Stuck in a rut: new wines to try

November 23, 2012, 9:53 am Alex Trescowthick Yahoo7

Do you always pick the same old wine variety? This week Alex Trescowthick has some tips on choosing new wines you may not have tried.

Stuck in a rut: new wines to try

Follow Alex on Twitter: @nepenthewines

Are you stuck in a rut and have the same old, dull routines when it comes to selecting wines? Well, this week, I thought I could suggest some alternatives to some of the well-known crowd pleasers…

Firstly, if you’re a Sauvignon Blanc lover, which is known as an ‘aromatic white variety’, try another ‘aromatic’ variety such as a Pinot Grigio, Riesling or Gruner Veltliner. For Riesling, try something from Clare or Eden Valley as these styles are not usually sweet like the old school types that Riesling got a bad name for. If you would like to try an imported Riesling, look for wines from Pfalz in Germany, along the Rhine River, or Alsace in France. Gruner Veltliner’s home is in Austria but Australia is starting to make some nice versions too.

If you like a fuller bodied white wine such as Chardonnay, you may enjoy a Viognier as it is a little fuller in style, a Pinot Gris (while it is the same variety as Pinot Grigio, is picked later and made to be more fruit driven and rounded) or Fiano. If you’re feeling adventurous and want to try an imported wine, perhaps a Soave from Northern Italy or a Chablis from Burgundy in France.

If you’re more into reds like Shiraz, try a Malbec or a Tempranillo. These are both red fruit driven wine varieties that tend towards the ripe, fruity spectrum. Again, while Australia makes some very nice versions of each, Malbec originated in Argentina and Tempranillo, from Spain and our shelves are containing more and more imported types to choose from.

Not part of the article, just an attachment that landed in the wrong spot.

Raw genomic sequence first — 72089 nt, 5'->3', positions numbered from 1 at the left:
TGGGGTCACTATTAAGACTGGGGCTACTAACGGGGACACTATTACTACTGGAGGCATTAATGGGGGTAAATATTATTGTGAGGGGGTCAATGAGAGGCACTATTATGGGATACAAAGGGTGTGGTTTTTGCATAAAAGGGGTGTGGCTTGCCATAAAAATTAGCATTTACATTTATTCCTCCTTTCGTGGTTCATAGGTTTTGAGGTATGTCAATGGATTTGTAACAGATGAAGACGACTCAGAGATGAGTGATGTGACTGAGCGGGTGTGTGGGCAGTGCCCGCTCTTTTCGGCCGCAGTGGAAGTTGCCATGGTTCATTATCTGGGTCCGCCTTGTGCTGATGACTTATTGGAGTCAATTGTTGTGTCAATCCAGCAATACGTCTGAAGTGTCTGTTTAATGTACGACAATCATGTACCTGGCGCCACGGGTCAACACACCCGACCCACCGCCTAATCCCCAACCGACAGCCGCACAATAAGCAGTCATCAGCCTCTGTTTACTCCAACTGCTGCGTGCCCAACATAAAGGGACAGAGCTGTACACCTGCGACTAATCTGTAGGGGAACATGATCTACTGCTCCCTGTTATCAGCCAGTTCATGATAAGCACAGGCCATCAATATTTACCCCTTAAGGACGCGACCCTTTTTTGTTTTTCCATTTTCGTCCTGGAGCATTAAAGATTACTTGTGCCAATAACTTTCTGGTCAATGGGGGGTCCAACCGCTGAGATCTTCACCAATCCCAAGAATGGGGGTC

If you like a Cabernet Sauvignon, then you typically prefer a wine with lots of depth and big in tannins with a more savoury spectrum. A Cabernet Franc or Mouvedre might appeal. Or, try a Californian Zinfandel from Napa or Sonoma Valleys. California also makes a nice Cabernet Sauvignon and the Merlots from here are quite different to ours, much bigger and fuller bodied and would most probably appeal.

Generally, if you’re lucky enough to have a local retailer who is passionate about wine, then pick their brain! Let them know a few wines that you enjoy and let them suggest something new to try

Worth a look:

Hahndorf Hill Gruner Vetliner – Adelaide Hills
Oliver’s Taranga Vineyards Fiano – McLaren Vale
O’Leary Walker Watervale Riesling – Clare Valley

Last week: 10 wine myths busted

Alex Trescowthick has been winemaker at Nepenthe in South Australia since 2011. Alex is passionate about wine-making and relishes the opportunity that each new vintage brings to produce even better wines.

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